Bring 'Em Back Alive
|Title:||Bring 'Em Back Alive|
|Editor(s):||Cindy Rancourt & Kathy Coy|
|Fandom:||War of the Worlds|
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Bring 'Em Back Alive is a gen War of the Worlds anthology.
From the Publisher's Ads and Flyers
Are you still grieving because Paramount killed off the two most popular characters in the series? Let BeBA make it all better! We offer logical alternatives to the screen premise, using various script-breaking techniques to prove that Ironhorse and/or Norton survived the bloodbath of the Second Wave. 
Bring 'em back alive? Why? 'Cause we're mad as hell, that's why! Okay, so Mancuso decided both Ironhorse and Norton had to die, but that doesn't mean they have to stay dead. We're looking for stories that will believably save our boys, ressurrect them, or explain why they couldn't really be dead in the first place. Remember: logic and believability are what we're looking for here. And if, by chance, a character named Mancuso gets to suffer heavily along the way, your editors will be really pleased with you! Send all submissions to [address redacted]. And forget not thine SASES. 
Well, the new season of War of the Worlds is upon us - except it's not really War of Worlds, is it? And the atrocities being committed are not just the atrocities attributed to the aliens, are they? And you know what that means, don t you? Let us hit you with our proposed zine and make it all better.... Yeah, they didn't have to trash the Colonel; they didn't have to trash Norton; they didn't have to trash the whole first-season universe; and we don't have to let them got away with it! Can you plausibly bring back Lt. Colonel Ironhorse? Can you make sense of what "went on" between last season and this? Can you negotiate the plot inconsistencies and do the revamp of the show that should have been done? Can you even possibly find a way to give Norton back his place among the living? CAN YOU KEEP THE COLONEL FROM STAYING A CASUAL CASUALTY??? We're looking for plausible, good, complete stories - it's gonna take more than simple wish fulfillment to help us get through this one! Even if you have an idea but can't develop it yourself, get in touch; we'll jiggle it in front of some writers, and you'll still get credit for your idea, because you've helped the Cause! Take your pick of editors to contact, you aggrieved, grieving, talented, spunky fen...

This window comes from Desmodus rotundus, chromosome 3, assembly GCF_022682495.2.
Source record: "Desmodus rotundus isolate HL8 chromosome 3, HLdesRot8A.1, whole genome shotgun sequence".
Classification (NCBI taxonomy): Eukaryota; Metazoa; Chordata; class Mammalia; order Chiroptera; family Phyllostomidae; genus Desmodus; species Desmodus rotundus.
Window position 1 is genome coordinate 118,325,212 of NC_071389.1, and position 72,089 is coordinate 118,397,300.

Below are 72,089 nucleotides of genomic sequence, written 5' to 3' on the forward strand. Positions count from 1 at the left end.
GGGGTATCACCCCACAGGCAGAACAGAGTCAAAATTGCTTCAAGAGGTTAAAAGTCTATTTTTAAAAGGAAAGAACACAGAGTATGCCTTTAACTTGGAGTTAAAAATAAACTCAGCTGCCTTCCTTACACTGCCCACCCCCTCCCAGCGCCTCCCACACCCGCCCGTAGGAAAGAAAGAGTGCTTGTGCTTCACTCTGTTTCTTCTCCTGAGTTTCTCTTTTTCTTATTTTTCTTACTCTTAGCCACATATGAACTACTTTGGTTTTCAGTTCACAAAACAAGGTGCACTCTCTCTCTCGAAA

Bring 'Em Back Alive 1 was published in 1990 and contains 198 pages (was also sold in a reduced print version that had 111 pages). It has a color cover by Connie Faddis. Other art by Connie Faddis, Louis Hartell, TACS, Mary Gerstner, and Colleen Winters.
The zine is dedicated to plots to bring Ironhorse and/or Norton from the dead, during season two.
- An Ounce of Prevention by Alice Aldridge (The team is experiencing nightmares of a terribly dark and dismal new universe.)
- Ghost of a Chance by Elyse Dickenson (Ironhorse and Norton are dead, but the afterlife is not what they expected.)
- Rumors of War by Jan Lindner (Quinn hatches a nefarious plot against the team, with Harrison as the victim of his terrible experiment.)
- He Hath Set the World in their Heart by Sue Collins (Could the second season be a "by-product"?)
- Never Say Gone by Barbara Maters (crossover with Max Headroom)
- The Tenth Plague, also known as Debi Does Death by Cindy Rancourt (The clone dies, Ironhorse survives, but the price is very high.)
- What to Do When Your Time Machine Needs a Tune Up? by Nancy Klauschie (Starts out after "Time to Reap" -- Harrison and Kincaid's trip back in time has a radical effect on their future.)
- Resurrection II by Yvonne Brown (If you can make one clone, why not two?)
- One Good Turn by April Giordano-Gresalfi (With apologies to Monty Python and the Holy Grail.)
Reactions and Reviews:
"1st Class" probably says it all. From Faddis' cover painting to Junior being hauled off in a cart on the final page, this zine is terrific. It shows very clearly just what second season WOW could have been. My opinion isn't entirely objective; I'm very proud to have a story in BEBA, (and delighted with a contrib copy) but it was the other writers' stories I was looking forward to. I wasn't disappointed, and you won't be. either. There's everything from No Morthren Need Apply to revisionist treatment of TSI --yes, including Kincaid.